Kids, Don’t Try This At Home

I happened to be walking through the wonderfully preserved open space on the Boulder path earlier this week. I’m not sure exactly why, but I realized that I was traveling at a slightly slower than usual pace. Perhaps I was preoccupied with the nature of the universe, the purpose of my existence, and the ultimate fate of humanity. In retrospect, the fact that I was hauling around a backpack containing a broken car battery might have contributed to my decreased velocity.

The whole situation started out quite innocently when a friend of mine bet me twenty dollars that I couldn’t juggle 3 batteries at the same time. I found it kind of odd he didn’t explain that he was talking about car batteries until after I accepted the challenge. Being a man of my word, we walked out to my car so I could drive to the bank to pay him the money.

This is where the trouble began. I tried to start my car and nothing happened. That’s not completely true—when I turned the key I could hear a slight clicking noise. I honestly can’t say if the clicking noise was supposed to be there or not. What I did know was that the engine wasn’t running, and you don’t have to be an auto mechanic to recognize this as a problem. Which is a good thing, because there are forms of algae that know more than I do about automobile design and repair.

At this point I wasn’t sure what to do. The more I turned the key the more it was clear the car wasn’t going to start. I gave it more gas and nothing changed. I turned off the radio. Still nothing. Adjusting the rear view mirror, opening and closing the trunk, and topping off the windshield wiper fluid also didn’t have any positive effect on the situation. Having completely exhausted my knowledge on the subject of starting my car, I decided to let the car rest for the evening and check back on it later. Maybe it was possessed by some evil spirit and would return to a more normal state sometime in the future.

I went back into my apartment to research ways I could remedy the situation. In retrospect, watching a documentary on the Discovery channel about people digging tunnels under the English channel wasn’t very relevant to my automobile crisis. But I now I am quite well versed in state of the art tunneling techniques (which I hope to use sometime in the future). Being no closer to getting my car running, I decided to go to bed in the hopes the answer would come to me in my sleep. Unfortunately, the only dream I can remember involved a bunch of ten foot tall tangerines running around trying to explain basic concepts of algebra to anyone who would listen. I asked one of them how to fix my car, but it could only suggest that I employ the distributive property of multiplication.

Having found no solution from the Discovery channel or the subconscious part of my brain, I walked out to my car the next morning to see if it was in the mood to start. Nothing seemed to have changed from the previous night. Having decided that the situation wasn’t likely to spontaneously get better, I got a pair of jumper cables and called a friend of mine to try and jump start my car.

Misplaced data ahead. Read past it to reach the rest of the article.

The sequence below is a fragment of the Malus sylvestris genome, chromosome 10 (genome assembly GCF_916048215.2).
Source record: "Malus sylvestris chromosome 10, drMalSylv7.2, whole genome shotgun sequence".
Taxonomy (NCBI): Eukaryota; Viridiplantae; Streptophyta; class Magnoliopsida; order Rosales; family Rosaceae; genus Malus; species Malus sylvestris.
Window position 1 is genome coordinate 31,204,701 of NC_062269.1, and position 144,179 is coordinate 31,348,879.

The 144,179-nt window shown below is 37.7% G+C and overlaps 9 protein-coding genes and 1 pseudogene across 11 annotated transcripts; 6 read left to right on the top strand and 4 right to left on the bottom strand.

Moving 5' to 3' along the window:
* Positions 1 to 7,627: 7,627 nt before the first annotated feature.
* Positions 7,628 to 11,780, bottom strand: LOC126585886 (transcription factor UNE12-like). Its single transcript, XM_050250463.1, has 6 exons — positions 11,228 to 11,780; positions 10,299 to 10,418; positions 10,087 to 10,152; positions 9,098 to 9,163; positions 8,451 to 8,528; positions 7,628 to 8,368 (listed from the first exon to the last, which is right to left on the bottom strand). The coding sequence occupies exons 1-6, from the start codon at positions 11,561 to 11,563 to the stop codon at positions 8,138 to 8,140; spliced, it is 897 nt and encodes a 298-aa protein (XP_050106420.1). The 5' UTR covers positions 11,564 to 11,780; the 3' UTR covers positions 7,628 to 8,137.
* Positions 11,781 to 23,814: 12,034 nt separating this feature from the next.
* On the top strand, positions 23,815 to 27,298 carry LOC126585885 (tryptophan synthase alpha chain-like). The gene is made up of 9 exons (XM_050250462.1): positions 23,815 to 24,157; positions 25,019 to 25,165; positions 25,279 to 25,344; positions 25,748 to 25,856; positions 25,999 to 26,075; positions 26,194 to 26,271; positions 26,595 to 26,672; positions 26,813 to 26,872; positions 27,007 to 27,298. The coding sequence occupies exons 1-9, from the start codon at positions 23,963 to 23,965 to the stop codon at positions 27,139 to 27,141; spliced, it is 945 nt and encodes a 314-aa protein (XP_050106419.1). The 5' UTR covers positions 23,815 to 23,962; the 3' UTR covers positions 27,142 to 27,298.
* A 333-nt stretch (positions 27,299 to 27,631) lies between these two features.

When I connected the clamp to my battery, the (prepare for highly specialized automotive terminology) “wire thingy” fell off of the battery. I’ve never designed or conducted failure analysis on automobile batteries, but I could hear this voice telling me that something might be wrong with this piece of equipment. The voice turned out to be coming from Scott, the guy who was helping me get my car started.

After agreeing that the battery was causing the car not to start, Scott went back to work. About two minutes after he left, I starting thinking that having someone to drive me somewhere to get a new battery would probably be a good thing. I went inside and did some research into getting a replacement battery. The Saturn dealership told me the battery was still under warranty, and if I could bring it in they would give me a brand new one.

This is the point in the story where, in retrospect, I didn’t really make the best decision. I have this habit of approaching situations with either total apathy or complete involvement. Moderation is not my strong point. Being completely obsessed with getting my car running, I took the battery out of my car, put it in my backpack, and got ready to walk the one and a half miles to the Saturn dealership. The fact that some form of liquid was leaking out of the side may have stopped a less determined individual, but I just wrapped it up in multiple plastic bags and started walking.

In case you are wondering, car batteries are heavy. I would not suggest carrying one in a backpack for any significant distance. But I did make it to the dealership, and I even managed to get back to my car with the new battery (which had the positive property of not leaking out acid into my backpack). When I installed the new battery in my car the engine started just fine. And the doctor said the large acid burn on my lower back will only take two or three skin grafts to fix. But that’s just the price of fixing my car.